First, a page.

3.  Today, the Expresso bikes monitor heart rate, and keep track of your average and max rate for each ride.    But, the bike doesn’t currently give you feedback as you ride on how your heart rate compared to past rides at the same part of the course.   Using your heart history, and big data analytics of all heart rate data, the bikes could potentially sense dangers, or tell you to pick up the pace.   We had someone pass out on a bike at our YMCA – probably of dehydration.   In the future, the perfect IoB workout will monitor your heart, blood pressure, hydration and warn the rider of any immediate risks.
4. Bicycles, treadmills, and other cardio machines break down frequently.   Although the Expresso is fairly reliable, it is frustrating to get to the YMCA and find out that the bike is not functioning properly.   The next generation of IoB will fix this issue.   Sensors in the bicycle should notify the owner (our YMCA staff) and the factory of any issues.   The bike should know when it is broken and notify management, and order parts  on its own via the internet.    Why cant the bike send out an email and a voice message:  “Hey Val, this is Expresso Bike #4, my gearbox is sticking.   I scheduled a service call for later in the afternoon, and updated the display on the bike to say that I will be taking a break until 10:00 tomorrow.   I ordered the required parts on Amazon, and they will be arriving in the morning”.    Furthermore, sensors should know before something breaks by picking up on unusual vibration,  computer anomalies, etc in order to schedule preventive maintenance. Downtime on the next generation of IoB will be nearly zero.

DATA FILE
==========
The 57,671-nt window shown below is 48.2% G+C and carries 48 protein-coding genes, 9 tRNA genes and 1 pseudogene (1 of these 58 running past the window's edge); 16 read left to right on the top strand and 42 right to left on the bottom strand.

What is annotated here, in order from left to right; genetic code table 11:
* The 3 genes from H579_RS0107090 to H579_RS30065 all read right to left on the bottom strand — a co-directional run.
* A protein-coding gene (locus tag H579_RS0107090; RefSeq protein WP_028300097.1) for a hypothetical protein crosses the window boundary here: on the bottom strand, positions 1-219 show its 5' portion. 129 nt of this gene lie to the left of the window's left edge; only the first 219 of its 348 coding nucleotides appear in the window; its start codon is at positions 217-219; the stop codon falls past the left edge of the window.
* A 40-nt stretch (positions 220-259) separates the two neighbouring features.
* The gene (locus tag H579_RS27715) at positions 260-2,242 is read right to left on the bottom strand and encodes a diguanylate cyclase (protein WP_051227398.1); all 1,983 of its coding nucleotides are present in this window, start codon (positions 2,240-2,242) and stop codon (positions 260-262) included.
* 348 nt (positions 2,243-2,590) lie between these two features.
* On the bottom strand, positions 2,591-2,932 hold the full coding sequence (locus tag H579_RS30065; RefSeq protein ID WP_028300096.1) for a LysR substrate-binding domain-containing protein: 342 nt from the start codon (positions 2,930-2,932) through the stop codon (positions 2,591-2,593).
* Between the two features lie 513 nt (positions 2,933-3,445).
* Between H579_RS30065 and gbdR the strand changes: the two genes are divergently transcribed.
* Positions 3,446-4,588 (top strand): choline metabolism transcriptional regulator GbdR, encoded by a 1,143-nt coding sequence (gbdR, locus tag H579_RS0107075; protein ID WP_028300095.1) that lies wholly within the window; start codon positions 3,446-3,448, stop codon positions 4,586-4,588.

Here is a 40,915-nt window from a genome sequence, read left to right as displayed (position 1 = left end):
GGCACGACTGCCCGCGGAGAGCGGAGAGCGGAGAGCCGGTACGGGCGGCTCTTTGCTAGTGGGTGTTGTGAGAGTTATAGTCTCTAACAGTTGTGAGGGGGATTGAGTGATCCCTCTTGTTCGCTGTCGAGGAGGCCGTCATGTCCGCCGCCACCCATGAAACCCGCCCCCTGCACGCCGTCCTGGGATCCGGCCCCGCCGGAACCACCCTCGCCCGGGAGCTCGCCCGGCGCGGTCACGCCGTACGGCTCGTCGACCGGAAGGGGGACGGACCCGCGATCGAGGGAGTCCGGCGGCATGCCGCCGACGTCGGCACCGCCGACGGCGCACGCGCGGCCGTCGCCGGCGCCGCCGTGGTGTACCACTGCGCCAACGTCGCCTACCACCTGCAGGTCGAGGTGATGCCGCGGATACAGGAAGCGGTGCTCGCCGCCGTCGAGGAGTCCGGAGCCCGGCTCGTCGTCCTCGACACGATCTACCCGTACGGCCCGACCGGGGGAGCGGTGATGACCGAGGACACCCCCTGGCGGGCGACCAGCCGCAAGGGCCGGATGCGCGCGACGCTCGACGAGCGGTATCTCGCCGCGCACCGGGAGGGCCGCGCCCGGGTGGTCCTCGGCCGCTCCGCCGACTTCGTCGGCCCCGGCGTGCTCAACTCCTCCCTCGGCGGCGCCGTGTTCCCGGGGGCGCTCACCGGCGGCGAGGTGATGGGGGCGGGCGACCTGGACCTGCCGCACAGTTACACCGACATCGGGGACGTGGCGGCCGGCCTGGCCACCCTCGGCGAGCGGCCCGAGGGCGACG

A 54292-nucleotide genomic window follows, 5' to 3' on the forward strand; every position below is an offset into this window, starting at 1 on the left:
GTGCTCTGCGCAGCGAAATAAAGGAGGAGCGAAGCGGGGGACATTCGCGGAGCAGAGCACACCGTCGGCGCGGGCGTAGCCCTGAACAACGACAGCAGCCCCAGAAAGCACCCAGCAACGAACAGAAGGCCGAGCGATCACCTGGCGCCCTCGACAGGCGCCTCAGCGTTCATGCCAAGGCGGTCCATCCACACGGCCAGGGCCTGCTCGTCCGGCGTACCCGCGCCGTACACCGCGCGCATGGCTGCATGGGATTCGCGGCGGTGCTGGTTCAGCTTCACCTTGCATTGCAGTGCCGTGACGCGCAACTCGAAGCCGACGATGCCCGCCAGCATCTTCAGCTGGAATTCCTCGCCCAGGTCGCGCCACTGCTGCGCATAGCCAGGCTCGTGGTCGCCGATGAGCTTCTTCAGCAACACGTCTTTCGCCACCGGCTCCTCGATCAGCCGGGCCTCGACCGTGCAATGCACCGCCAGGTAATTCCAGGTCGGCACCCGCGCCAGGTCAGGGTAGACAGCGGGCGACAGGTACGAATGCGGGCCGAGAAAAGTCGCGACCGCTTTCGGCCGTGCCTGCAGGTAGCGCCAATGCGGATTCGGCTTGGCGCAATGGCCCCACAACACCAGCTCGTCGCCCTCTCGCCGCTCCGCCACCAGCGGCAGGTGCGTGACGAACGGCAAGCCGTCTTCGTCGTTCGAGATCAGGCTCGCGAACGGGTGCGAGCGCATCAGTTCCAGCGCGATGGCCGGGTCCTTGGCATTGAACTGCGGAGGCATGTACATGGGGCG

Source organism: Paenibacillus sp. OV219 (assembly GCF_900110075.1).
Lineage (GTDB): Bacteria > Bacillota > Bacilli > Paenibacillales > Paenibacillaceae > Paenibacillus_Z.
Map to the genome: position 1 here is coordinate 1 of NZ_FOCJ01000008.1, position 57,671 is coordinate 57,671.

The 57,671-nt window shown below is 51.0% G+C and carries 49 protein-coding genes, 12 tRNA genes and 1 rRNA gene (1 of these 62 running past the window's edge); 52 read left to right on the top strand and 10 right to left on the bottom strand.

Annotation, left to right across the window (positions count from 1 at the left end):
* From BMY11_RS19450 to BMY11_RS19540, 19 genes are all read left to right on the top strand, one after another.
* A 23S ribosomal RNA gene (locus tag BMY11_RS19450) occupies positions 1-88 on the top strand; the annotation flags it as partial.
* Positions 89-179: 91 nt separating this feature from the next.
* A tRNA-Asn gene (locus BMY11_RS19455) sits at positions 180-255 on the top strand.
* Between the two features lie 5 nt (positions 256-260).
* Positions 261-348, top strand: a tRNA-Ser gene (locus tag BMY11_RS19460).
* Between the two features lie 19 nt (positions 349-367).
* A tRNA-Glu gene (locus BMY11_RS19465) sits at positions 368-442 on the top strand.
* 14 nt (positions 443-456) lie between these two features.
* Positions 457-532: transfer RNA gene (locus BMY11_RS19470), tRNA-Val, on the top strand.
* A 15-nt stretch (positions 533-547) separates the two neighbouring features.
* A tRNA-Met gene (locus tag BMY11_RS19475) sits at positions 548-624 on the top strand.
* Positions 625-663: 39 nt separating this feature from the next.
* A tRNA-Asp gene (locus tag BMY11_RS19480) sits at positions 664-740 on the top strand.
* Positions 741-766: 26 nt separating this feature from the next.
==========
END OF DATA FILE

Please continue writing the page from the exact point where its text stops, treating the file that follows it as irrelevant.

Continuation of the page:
5.  We only have two Expresso bikes at our YMCA- bummer.   What stinks is getting to the Y with the intent of riding, and seeing that both are occupied.   The next generation of IoB fixes this problem too.   Using mobile technology, my Expresso app should allow me to see the status of both bikes before I head over to the YMCA.   And, why not allow me to reserve a time-slot to insure availability.   And, I want the bike to send me a friendly reminder every once in a while.   “Hey slacker, you usually ride every Saturday afternoon – would you like me to put you down for bike #2 at 2:00 today?”.   That would be cool!